A screening visit (Visit 1: eligibility, informed consent, medical and gynaecological history, vital signs, weight and height, subject satisfaction with the current method of contraception if any, overall health status through the validate questionnaire SF-12® Health Survey [32, 33], pregnancy test), followed by visits after cycle 1 (Visit 2), cycle 3 (Visit 3), and cycle 6 (Visit 4) of treatment were scheduled. Pregnancy test was done in V1 and repeated at the end of study (Visit 4, or early withdrawal), or earlier if pregnancy was suspected (missed withdrawal bleeding). At Visits 3 and 4, each subject was asked to complete a set of questions concerning her satisfaction with the contraceptive patch, as well as questions about her overall health status, incorporating the SF-12® Health Survey. Adverse events, concomitant medications and body weight were recorded throughout the study. A further contact (telephone or visit) was also performed between Visit 1 and 2 to confirm subject's start of menses and of study medication. Due to a local amendment, at each visit, Italian Investigators assessed women's body composition with bioelectrical impedance analysis: these results have been recently published in a nutrition journal [34].

Participants

Healthy women aged 18 to 45 years, sexually active and at risk of pregnancy, having a regular menstrual cycle occurring every 25–35 days (except for women using an implant), not pregnant, with a normal Pap smear within the previous 12 months, agreeing to use only the assigned study drug as contraception during the study (except when back-up contraception was required for sexual transmitted disease protection, detached or delayed patch changes) and having signed the Informed Consent Form were eligible to participate in the study. Participants were excluded in cases of: known history or presence of contraindications to hormonal contraceptives; recent history of alcohol or other substance abuse; oily, irritated or damaged skin at all potential sites of application; chronic use of barbiturates, anti-epileptics, rifampin, griseofulvin, or other hepatic enzyme-inducing drugs or of systemic antibiotics; concurrent use of an oestrogen and/or progestin-containing medication; any experimental drug and/or experimental device within 30 days prior to the screening visit.

Study medication

Eligible subjects applied the first patch on the first day of menses (immediately after removal of an implant, 12 weeks-12 weeks and 5 days following the last DMPA injection) for 1 week and replaced on the same day of the week for 3 consecutive weeks. The application sites were buttocks, abdomen, upper torso or upper outer arm (excluding breasts), using each time a different place to avoid potential irritation. If the patch partly or completely detached for < 24 hours, the patch was to be re-applied to the same place or replaced with a new patch immediately without additional contraception; for > 24 hours or if the subject was not aware when the patch had lifted or become detached, the subject started a new cycle of 3 weeks, using a non-hormonal back-up method for the first 7 days.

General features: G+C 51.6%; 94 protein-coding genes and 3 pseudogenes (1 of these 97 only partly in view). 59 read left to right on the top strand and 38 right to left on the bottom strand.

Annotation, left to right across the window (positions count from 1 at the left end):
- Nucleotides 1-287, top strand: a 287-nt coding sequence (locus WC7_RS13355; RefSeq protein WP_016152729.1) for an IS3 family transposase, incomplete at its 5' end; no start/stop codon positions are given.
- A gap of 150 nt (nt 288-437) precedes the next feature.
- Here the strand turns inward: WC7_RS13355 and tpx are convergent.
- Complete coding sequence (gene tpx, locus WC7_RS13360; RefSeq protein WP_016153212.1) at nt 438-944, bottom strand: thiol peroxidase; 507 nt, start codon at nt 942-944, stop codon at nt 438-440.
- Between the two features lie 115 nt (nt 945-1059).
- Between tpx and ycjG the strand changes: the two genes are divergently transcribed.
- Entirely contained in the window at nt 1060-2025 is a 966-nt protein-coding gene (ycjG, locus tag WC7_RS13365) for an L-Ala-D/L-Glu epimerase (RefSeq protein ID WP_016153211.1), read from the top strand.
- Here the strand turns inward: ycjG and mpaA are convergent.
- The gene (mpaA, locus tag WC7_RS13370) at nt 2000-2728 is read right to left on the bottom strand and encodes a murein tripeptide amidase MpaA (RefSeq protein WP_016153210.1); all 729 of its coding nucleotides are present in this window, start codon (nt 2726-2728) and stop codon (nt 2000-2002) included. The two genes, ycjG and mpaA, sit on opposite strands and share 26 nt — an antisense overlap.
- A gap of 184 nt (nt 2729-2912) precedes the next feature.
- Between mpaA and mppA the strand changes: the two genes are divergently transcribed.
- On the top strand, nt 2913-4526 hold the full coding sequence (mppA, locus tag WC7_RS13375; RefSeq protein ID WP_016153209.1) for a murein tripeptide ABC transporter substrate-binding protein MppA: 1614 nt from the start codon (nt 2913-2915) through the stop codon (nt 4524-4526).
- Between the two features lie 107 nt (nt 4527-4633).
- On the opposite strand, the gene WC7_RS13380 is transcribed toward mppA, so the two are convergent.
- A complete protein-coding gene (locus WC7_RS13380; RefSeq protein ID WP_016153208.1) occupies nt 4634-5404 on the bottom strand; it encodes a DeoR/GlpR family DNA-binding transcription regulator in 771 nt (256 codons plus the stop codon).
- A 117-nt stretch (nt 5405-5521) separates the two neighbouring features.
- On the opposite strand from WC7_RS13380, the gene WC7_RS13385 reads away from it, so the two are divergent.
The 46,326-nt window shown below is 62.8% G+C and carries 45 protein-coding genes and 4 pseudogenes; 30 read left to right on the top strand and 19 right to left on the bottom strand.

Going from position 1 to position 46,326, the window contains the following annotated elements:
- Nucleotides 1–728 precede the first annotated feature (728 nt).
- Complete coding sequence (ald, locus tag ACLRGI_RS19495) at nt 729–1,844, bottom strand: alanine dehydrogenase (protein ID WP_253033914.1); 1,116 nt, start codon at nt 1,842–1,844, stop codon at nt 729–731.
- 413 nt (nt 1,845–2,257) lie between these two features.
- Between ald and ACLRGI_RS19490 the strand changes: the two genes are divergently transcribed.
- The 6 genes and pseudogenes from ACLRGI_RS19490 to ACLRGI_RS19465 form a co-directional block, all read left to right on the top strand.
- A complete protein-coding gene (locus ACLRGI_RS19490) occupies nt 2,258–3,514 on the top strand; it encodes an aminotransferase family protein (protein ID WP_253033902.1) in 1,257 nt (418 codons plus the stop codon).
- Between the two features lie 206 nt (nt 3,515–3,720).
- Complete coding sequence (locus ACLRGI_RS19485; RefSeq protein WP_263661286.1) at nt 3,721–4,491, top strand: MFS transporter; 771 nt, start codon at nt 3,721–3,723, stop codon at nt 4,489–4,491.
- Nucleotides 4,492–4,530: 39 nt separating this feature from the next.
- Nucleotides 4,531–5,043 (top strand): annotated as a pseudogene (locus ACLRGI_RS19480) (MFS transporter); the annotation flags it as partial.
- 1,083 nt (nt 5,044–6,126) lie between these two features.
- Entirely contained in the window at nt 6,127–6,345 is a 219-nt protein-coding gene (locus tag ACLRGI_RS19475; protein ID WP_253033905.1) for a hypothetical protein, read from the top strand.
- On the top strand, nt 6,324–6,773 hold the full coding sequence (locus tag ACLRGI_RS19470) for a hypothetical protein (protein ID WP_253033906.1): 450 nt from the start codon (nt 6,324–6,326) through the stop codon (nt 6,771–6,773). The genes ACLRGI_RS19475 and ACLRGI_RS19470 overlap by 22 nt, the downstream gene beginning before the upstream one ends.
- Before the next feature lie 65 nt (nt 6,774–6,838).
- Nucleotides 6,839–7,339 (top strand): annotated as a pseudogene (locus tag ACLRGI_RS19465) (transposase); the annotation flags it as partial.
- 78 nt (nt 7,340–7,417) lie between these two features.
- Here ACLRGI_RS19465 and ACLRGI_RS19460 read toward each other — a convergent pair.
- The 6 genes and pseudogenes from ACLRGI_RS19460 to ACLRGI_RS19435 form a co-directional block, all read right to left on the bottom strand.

Study evaluation

Subject satisfaction after 3 and 6 cycles of patch use was assessed by the Measures of Satisfaction, General Health and Wellbeing questionnaire, including the SF-12® Health Survey. The Investigator gave a paper questionnaire, translated in local language, to each woman and she filled in it during the visit. When applicable, a comparison was made between the patch and the method used at study entry. The subject's post-study contraceptive choice was also recorded. Compliance was assessed at all visits by inspection of returned study medication boxes and review of Diary Cards. Conflicting information between the two sources of data were analysed, discussed with the woman and then fixed by the Investigator during each visit; if necessary corrections to Diary Cards were made under the supervision of the Investigator. Adherence was calculated using the verified data from Diary Cards. A perfect compliance cycle was defined as 21 consecutive days of patch use with no patch worn longer than 7 days and the patch-free interval minimally 1 and maximally 7 days. A subject compliant score (%) was calculated as number perfect compliant cycles/number ITT cycles per each participant (ITT cycles defined as all the cycles of the ITT population, i.e. women who used at least 1 study patch during the trial, regardless of whether the patch was used at all during the cycle).

The Pearl Index (number of pregnancies per 100 woman-years of product use) and life table analysis (gross cumulative probability of pregnancy) were used to assess contraceptive efficacy. Adverse events were reported and recorded from the time of the first study-related procedure to the time of the last study-related procedure.

Statistical analysis